In the first photos we saw from the live-action Aladdin remake, Will Smith looked normal. His hairdo was ridiculous, and his goatee was especially long, but this was to be expected, given his role as the genie. There was nothing out of the ordinary, really, beyond the feeling of confusion at Disney remaking a beloved cartoon that’s not even 30 years old. (This is part of a trend, with similar live-action remakes of The Lion King and Dumbo soon to be released.)
Then came Sunday night, when during the Grammys we were shown a new trailer for Aladdin, which is out May 24. At the end of the minute long clip, was a very different, more concerning depiction of Smith as the genie — blue, shirtless, buff, and apparently floating. As Dani Di Placido wrote for Forbes the character simply looked like Smith in “blueface,” rather than whatever the best case scenario for “Will Smith as a blue genie” might have been. Look at it!
Now, an easy reaction is to imagine how the blue could’ve been applied more artistically. Maybe they could’ve distorted the actor’s face to make him appear more cartoonish; maybe the blue could’ve been a paler shade, rather than the bright tone that leaps off the screen. However, here’s something else to consider: Why are genies thought of as blue to begin with? Was Smith rendered in blue out of fealty to historical accuracy, or just the audience’s familiarity with the character? Because whoever would’ve been upset by the film deviating from the genie made famous by Robin Williams in the 1992 cartoon is surely looking at this and laughing.
Some background: Genie is a Latin word derived from genius, suggesting a guiding or tutelary spirit. These spirits are linked with djinn, an Arabic term derived from a word that means “to be hidden or concealed.” Djinn are mythical creatures made by God out of fire or vapor with roots in pre-Islamic Arabia, and later appear within the Qur’an. These shape-shifting spirits are typically thought to live in an imaginary realm, and are often held responsible for miraculous events.
Most importantly, however, they’re not exclusively blue. “There's a bit of ‘color coding’ of the various orders/types of djinn — blue, green, red, yellow, black may suggest different levels of power and different characteristics — but I wouldn't overemphasize this or assume consistency across place and time,” Madeleine Dobie, a professor of French and Comparative Literature at Columbia University who contributed to the book Arabian Nights in Historical Context, told The Outline. “My understanding is that Disney’s Aladdin is largely responsible for painting genies blue.”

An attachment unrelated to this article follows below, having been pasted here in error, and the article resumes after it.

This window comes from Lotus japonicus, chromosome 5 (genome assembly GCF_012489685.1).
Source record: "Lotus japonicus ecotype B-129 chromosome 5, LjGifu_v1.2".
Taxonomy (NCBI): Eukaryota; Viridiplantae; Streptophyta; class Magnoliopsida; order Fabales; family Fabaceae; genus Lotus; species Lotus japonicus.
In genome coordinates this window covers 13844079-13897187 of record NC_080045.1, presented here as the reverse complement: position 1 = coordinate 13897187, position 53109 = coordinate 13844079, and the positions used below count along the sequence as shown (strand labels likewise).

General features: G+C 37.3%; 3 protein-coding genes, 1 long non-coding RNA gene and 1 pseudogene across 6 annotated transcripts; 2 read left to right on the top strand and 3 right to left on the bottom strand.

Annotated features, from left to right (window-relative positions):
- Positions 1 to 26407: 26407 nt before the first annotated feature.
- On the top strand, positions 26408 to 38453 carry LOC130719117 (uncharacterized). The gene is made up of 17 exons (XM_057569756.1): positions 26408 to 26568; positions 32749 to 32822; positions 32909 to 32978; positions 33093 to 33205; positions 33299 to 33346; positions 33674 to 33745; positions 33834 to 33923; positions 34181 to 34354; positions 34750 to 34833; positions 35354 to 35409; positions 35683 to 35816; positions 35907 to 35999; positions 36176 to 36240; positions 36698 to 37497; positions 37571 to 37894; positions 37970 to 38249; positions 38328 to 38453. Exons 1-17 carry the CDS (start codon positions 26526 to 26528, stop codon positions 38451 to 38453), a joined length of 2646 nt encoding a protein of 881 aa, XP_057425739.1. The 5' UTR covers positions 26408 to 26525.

The genie in the original Aladdin cartoon is based on the story titled “Aladdin and the Magic Lamp,” originally found within The Book of One Thousand and One Nights (Arabian Nights). The Aladdin story has no written Arabic source manuscript. It first appeared in French and then English in the early 18th century after French orientalist Jean Antoine Galland, the first European “translator” of the book, wrote the story based on oral stories he was told.
There have been various written iterations of the story for adults and children in European and American culture. The first film adaptation came in 1917 with Aladdin and the Wonderful Lamp, a black-and-white film starring child actors and Elmo Lincoln as non-colored genie. In 1940, the British live-action film The Thief of Baghdad depicted the genie in (larger) human form, but played by African-American actor Rex Ingram. Twenty-six years later, I Dream of Jeannie featured “The Blue Djinn,” a character played by Syrian-born Michael Ansara who was painted blue and wearing a blue turban — possibly the first blue genie shown on screen, as far as our research goes.
Did this make blue genies the default shade? No. The 1967 Hanna-Barbera animated television series Shazzan starred an olive-skin toned genie wandering around a mystical world; a terrifying green genie was released from a lamp in the 1987 horror film The Outing. Then, of course, Disney adapted the Aladdin story into cartoon form in 1992, made the genie blue, and brought in Robin Williams to play the character we all know and love.
“What we are dealing with in Aladdin is what I'd call an ‘orientalist hybrid’ reflecting a European take on Islamic folklore,” Dobie said. Were the original genies blue? Sometimes, yes. Were they exclusively blue? No. Now, 27 years after the original cartoon, we have a genie that should be due for a fresh live-action take. Instead, we have Will Smith looking like a Smurf, which satisfies nobody. Some traditions are made to be broken.